Sedentary Older Women Face Greater Risk of Premature Death

exerciseWe all know that exercise is crucial to better health. For older women however, that can often be challenging, particularly during the winter. But getting up and moving around for even 10 minutes at a time, several times a day, has a positive effect on all-cause mortality, according to a new study in the American Journal of Preventive Medicine.

Researchers from Cornell University looked at physical activity of nearly 93,000 postmenopausal American women found those with the highest amounts of sedentary time – defined as sitting and resting, excluding sleeping – died earlier than their most active peers. The association remained even when controlling for physical mobility and function, chronic disease status, demographic factors and overall fitness – meaning that even habitual exercisers are at risk if they have high amounts of idle time.

The study analyzed a multiethnic group of 92,234 post-menopausal women aged 50–79 years at baseline (1993–1998) who participated in the Women’s Health Initiative Observational Study through September 2010. They looked at the relationship between sedentary time and total cardiovascular disease (CVD); coronary heart disease (CHD); and cancer mortality among women who reported the greatest and least amount of sedentary time over this period. Independent of other health factors, those with 11 or more hours of self-reported inactivity were 12 percent more likely to die prematurely compared with women who reported four or fewer hours of sedentary time.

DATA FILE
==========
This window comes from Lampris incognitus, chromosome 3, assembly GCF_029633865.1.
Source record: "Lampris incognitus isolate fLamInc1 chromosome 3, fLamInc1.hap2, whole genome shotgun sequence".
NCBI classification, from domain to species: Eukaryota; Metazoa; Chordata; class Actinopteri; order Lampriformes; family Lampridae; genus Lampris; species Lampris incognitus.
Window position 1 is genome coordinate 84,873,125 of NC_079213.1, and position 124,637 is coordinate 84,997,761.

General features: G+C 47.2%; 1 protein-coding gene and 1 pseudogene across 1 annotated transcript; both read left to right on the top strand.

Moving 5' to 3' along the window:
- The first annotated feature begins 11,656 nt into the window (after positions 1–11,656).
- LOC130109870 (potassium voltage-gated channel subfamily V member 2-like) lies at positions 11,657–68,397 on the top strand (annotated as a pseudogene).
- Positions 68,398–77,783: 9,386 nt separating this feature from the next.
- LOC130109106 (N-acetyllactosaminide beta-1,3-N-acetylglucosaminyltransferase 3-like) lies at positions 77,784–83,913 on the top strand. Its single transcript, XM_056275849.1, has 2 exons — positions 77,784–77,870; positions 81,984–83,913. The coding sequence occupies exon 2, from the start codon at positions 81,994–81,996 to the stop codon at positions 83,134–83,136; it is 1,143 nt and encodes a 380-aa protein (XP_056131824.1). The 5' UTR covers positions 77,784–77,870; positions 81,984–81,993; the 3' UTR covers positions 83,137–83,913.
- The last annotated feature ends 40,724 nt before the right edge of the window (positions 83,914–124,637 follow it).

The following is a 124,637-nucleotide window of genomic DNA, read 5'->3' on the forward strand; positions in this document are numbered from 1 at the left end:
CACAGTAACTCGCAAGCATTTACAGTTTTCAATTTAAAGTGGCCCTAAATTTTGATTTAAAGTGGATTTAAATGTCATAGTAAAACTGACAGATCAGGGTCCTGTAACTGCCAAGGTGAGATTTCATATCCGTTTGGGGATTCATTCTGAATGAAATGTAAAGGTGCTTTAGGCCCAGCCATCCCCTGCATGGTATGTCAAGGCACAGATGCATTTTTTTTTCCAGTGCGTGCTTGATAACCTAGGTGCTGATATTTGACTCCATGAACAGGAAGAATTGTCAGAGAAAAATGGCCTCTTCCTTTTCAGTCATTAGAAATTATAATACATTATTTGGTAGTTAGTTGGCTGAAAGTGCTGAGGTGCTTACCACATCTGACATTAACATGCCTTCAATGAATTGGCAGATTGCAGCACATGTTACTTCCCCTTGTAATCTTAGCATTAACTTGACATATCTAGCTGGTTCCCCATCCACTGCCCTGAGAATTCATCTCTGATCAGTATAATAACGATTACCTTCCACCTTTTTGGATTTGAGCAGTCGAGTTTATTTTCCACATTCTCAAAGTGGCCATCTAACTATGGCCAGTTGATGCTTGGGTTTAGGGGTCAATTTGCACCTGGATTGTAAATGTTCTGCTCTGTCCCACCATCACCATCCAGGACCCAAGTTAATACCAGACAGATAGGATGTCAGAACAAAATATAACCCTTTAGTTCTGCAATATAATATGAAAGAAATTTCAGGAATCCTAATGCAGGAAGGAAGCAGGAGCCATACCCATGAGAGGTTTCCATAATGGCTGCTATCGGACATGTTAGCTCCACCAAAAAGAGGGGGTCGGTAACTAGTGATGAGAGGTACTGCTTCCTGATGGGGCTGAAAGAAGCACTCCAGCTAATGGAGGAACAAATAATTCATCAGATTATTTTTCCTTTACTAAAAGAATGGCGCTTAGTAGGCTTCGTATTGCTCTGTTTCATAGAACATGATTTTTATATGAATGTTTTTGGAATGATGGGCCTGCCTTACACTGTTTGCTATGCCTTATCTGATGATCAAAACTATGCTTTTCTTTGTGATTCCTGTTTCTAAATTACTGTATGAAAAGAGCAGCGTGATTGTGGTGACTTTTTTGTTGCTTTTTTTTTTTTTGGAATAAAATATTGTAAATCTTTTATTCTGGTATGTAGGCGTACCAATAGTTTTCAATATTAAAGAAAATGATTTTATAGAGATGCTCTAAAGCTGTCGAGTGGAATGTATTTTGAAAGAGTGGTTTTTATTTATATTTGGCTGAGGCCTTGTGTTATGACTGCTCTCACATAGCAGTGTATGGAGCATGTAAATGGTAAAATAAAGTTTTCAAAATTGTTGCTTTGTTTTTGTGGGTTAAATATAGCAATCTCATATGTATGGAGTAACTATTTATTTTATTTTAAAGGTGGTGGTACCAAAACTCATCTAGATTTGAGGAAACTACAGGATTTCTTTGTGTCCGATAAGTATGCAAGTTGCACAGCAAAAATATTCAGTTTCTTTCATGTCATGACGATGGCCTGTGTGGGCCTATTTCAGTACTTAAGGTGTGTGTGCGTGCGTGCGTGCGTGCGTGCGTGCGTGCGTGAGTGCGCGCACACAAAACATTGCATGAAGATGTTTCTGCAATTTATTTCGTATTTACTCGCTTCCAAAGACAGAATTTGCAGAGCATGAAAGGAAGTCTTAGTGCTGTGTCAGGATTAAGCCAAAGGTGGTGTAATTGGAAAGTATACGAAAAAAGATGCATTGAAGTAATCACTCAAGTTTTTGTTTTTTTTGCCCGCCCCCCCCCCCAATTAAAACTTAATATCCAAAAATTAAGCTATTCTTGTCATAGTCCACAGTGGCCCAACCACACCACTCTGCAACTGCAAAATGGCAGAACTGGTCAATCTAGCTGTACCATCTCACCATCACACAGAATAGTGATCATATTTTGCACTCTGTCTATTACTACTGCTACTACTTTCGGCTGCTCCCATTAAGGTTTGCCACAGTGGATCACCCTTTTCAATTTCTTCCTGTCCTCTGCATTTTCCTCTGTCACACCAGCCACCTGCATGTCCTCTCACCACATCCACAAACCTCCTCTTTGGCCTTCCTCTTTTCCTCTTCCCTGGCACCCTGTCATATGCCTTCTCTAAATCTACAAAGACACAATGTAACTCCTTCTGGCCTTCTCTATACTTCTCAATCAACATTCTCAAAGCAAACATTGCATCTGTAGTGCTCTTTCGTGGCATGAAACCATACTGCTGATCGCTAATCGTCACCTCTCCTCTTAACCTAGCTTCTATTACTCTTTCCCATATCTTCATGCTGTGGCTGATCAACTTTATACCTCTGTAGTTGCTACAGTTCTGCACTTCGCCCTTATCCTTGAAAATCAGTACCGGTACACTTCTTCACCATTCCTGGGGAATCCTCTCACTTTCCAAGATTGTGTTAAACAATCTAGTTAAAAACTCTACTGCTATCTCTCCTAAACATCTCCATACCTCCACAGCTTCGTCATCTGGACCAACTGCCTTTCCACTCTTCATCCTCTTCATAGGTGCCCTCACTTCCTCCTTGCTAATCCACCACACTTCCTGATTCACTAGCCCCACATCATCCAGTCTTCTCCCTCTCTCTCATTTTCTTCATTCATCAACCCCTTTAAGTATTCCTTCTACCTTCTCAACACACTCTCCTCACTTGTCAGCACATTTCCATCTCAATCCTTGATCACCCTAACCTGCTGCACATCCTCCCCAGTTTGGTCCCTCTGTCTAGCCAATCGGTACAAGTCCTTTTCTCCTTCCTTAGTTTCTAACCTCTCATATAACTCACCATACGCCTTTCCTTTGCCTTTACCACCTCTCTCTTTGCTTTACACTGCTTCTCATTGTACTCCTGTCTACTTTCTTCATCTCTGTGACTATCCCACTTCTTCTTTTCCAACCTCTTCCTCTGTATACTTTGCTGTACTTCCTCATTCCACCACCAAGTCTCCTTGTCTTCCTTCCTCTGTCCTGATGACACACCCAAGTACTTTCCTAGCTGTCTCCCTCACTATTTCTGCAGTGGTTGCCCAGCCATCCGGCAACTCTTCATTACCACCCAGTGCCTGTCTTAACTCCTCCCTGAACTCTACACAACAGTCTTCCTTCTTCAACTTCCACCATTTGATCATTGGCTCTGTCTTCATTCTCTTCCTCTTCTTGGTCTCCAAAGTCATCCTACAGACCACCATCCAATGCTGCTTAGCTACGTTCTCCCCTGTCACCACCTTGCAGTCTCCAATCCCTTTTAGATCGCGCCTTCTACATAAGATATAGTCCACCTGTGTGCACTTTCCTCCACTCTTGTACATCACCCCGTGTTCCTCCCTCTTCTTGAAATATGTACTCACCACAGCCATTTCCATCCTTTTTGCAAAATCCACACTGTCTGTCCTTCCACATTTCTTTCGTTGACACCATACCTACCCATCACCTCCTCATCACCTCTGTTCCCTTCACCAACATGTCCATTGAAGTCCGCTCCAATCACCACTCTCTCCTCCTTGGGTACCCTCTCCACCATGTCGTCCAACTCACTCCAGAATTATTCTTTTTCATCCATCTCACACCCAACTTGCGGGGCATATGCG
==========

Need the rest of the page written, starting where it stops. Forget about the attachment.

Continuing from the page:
Sitting still for long periods negatively impacts health at every age, from “brain fog” to muscle deterioration. Prior studies estimated that life expectancy in the U.S. would increase by two years if people reduced sitting time to fewer than 3 hours per day. Among older adults, physical inactivity has been linked to depression, decreased muscle mass, poorer lung capacity, and higher blood pressure.

While some physical changes are attributed to normal aging processes, older adults who can maintain regular physical activity –– cardiovascular, strength, endurance, and flexibility – are less likely to need long term care, according to exercise science professor Len Kravitz, Ph.D. of the University of New Mexico. Additionally, strength and flexibility exercises may prevent falls and injuries by improving balance and mobility, manage stress, alleviate sleep problems, reduce cognitive decline, lower cost of care and improve overall mental outlook.

CDC surveillance data show that about 23.1 percent of adults aged 65-74 and 35.9 percent of adults aged 75 or older are inactive — engaging in no leisure time, household or physical activity.

Proper clinical evaluation and referral to physical therapy are important to assess physical function and develop an appropriate exercise “prescription” that older adults can safely fulfill. A recent clinical review in JAMA concluded that even frail elderly and those with mobility limitations can and should participate in appropriate physical activity “Addressing functional deficits and environmental barriers with exercise and mobility devices can lead to improved function, safety, and quality of life for patients with mobility limitations.”

Finding safe and affordable venues for seniors to exercise can be challenging — particularly in cities that are not considered “walkable.” Policy stakeholders and others who promote “aging in place” should factor in the need for physical activity as they develop long-range plans for more livable “age-friendly” communities.

Mark your calendar – 2014 ACA dates to know